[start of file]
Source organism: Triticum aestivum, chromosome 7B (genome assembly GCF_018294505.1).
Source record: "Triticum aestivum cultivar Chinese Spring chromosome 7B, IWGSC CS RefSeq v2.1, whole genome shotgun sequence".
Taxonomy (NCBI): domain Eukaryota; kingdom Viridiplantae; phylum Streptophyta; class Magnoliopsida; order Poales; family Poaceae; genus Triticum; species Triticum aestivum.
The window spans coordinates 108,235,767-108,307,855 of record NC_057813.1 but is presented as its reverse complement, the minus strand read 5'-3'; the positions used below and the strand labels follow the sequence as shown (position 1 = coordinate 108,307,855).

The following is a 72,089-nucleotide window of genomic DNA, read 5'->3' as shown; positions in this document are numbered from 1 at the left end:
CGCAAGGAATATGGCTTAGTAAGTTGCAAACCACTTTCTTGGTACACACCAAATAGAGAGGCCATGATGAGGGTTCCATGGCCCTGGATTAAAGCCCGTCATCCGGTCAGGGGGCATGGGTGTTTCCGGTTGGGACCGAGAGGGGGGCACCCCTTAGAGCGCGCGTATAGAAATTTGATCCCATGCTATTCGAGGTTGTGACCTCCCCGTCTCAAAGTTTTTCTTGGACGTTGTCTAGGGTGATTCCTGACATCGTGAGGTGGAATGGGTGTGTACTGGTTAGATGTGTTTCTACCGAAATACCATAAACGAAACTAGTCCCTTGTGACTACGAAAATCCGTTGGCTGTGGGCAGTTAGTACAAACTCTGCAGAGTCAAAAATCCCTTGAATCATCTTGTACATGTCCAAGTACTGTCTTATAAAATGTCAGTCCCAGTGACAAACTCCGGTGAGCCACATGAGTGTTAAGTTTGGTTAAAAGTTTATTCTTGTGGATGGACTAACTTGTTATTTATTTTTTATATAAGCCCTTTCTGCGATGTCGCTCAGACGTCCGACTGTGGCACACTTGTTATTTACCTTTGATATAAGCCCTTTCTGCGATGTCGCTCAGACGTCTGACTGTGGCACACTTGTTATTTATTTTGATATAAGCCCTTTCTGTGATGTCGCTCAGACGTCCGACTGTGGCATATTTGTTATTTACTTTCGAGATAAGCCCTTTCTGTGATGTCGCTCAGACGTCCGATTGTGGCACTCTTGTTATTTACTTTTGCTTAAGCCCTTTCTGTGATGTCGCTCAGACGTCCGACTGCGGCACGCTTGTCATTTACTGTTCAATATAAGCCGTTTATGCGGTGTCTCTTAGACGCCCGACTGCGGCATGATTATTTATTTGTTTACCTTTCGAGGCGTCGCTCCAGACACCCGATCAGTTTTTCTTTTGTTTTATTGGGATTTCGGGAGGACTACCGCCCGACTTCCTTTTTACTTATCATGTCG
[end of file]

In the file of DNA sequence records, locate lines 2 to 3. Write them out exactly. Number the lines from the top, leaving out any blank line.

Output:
Source record: "Triticum aestivum cultivar Chinese Spring chromosome 7B, IWGSC CS RefSeq v2.1, whole genome shotgun sequence".
Taxonomy (NCBI): domain Eukaryota; kingdom Viridiplantae; phylum Streptophyta; class Magnoliopsida; order Poales; family Poaceae; genus Triticum; species Triticum aestivum.